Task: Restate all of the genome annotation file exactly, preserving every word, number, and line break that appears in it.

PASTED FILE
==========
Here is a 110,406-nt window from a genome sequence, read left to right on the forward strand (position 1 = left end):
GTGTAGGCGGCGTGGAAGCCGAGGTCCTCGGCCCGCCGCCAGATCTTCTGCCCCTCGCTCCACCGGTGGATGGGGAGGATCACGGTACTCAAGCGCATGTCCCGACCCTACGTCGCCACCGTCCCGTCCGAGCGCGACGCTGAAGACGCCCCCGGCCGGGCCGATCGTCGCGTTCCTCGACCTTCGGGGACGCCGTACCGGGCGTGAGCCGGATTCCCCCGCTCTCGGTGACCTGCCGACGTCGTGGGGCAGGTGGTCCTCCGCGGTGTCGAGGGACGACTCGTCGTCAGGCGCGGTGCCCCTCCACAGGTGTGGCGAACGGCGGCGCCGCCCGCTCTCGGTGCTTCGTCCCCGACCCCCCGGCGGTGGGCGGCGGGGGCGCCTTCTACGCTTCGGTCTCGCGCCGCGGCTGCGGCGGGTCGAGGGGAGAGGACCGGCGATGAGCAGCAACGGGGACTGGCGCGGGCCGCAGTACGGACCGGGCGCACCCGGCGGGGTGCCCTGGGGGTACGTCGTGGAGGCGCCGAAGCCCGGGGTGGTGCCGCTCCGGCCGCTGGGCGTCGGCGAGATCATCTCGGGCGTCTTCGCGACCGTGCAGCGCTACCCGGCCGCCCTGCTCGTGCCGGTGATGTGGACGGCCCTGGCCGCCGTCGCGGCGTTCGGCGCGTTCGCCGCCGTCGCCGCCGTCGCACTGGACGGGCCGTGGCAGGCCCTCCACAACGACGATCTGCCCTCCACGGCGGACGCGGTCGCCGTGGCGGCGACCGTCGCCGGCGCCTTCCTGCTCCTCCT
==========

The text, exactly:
Here is a 110,406-nt window from a genome sequence, read left to right on the forward strand (position 1 = left end):
GTGTAGGCGGCGTGGAAGCCGAGGTCCTCGGCCCGCCGCCAGATCTTCTGCCCCTCGCTCCACCGGTGGATGGGGAGGATCACGGTACTCAAGCGCATGTCCCGACCCTACGTCGCCACCGTCCCGTCCGAGCGCGACGCTGAAGACGCCCCCGGCCGGGCCGATCGTCGCGTTCCTCGACCTTCGGGGACGCCGTACCGGGCGTGAGCCGGATTCCCCCGCTCTCGGTGACCTGCCGACGTCGTGGGGCAGGTGGTCCTCCGCGGTGTCGAGGGACGACTCGTCGTCAGGCGCGGTGCCCCTCCACAGGTGTGGCGAACGGCGGCGCCGCCCGCTCTCGGTGCTTCGTCCCCGACCCCCCGGCGGTGGGCGGCGGGGGCGCCTTCTACGCTTCGGTCTCGCGCCGCGGCTGCGGCGGGTCGAGGGGAGAGGACCGGCGATGAGCAGCAACGGGGACTGGCGCGGGCCGCAGTACGGACCGGGCGCACCCGGCGGGGTGCCCTGGGGGTACGTCGTGGAGGCGCCGAAGCCCGGGGTGGTGCCGCTCCGGCCGCTGGGCGTCGGCGAGATCATCTCGGGCGTCTTCGCGACCGTGCAGCGCTACCCGGCCGCCCTGCTCGTGCCGGTGATGTGGACGGCCCTGGCCGCCGTCGCGGCGTTCGGCGCGTTCGCCGCCGTCGCCGCCGTCGCACTGGACGGGCCGTGGCAGGCCCTCCACAACGACGATCTGCCCTCCACGGCGGACGCGGTCGCCGTGGCGGCGACCGTCGCCGGCGCCTTCCTGCTCCTCCT